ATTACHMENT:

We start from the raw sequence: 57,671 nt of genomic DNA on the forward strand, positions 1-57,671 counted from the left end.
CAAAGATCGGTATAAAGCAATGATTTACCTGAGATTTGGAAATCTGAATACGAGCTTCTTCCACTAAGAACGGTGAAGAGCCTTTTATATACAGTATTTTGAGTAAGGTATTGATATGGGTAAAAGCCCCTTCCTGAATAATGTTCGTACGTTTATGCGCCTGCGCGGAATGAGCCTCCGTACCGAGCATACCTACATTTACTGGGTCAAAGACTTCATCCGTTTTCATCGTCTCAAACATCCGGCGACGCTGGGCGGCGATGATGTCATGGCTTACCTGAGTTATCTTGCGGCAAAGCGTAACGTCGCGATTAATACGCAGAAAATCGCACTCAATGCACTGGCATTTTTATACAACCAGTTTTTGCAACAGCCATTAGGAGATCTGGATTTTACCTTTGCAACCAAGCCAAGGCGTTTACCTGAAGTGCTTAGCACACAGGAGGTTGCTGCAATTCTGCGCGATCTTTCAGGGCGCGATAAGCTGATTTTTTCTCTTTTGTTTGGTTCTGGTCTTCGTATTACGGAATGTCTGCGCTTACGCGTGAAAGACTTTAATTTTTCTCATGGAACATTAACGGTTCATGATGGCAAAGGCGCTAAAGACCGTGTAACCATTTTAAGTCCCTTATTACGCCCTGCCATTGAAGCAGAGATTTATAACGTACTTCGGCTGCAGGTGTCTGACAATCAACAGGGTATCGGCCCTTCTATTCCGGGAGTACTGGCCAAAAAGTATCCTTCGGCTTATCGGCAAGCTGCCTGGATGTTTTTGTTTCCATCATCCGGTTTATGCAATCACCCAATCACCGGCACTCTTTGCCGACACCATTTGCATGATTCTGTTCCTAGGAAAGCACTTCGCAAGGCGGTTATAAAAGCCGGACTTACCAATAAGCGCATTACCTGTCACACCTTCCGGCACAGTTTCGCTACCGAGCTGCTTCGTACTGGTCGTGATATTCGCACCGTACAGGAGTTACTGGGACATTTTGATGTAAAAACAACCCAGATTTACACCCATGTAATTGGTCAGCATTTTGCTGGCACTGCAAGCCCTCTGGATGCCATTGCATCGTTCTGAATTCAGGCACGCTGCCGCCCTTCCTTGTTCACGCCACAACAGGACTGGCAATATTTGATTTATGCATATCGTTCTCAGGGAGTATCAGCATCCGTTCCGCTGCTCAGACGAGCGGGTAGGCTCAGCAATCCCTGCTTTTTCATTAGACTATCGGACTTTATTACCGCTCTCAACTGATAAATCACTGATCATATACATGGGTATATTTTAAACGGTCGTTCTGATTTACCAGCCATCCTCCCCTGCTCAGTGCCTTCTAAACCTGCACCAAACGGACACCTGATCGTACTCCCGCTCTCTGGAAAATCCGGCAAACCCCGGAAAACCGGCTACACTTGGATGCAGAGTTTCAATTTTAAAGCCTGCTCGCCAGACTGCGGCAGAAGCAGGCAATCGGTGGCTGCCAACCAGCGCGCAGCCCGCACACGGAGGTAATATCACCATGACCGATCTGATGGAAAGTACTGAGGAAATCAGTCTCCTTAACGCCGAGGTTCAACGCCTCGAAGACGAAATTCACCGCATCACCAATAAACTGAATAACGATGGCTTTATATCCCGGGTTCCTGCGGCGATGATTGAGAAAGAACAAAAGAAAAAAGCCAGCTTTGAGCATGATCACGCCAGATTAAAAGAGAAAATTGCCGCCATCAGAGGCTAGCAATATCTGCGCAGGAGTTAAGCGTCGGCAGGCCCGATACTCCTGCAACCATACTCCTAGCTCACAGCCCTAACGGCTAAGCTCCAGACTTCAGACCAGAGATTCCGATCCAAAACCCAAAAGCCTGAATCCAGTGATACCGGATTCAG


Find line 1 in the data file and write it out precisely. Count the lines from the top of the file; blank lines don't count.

We start from the raw sequence: 57,671 nt of genomic DNA on the forward strand, positions 1-57,671 counted from the left end.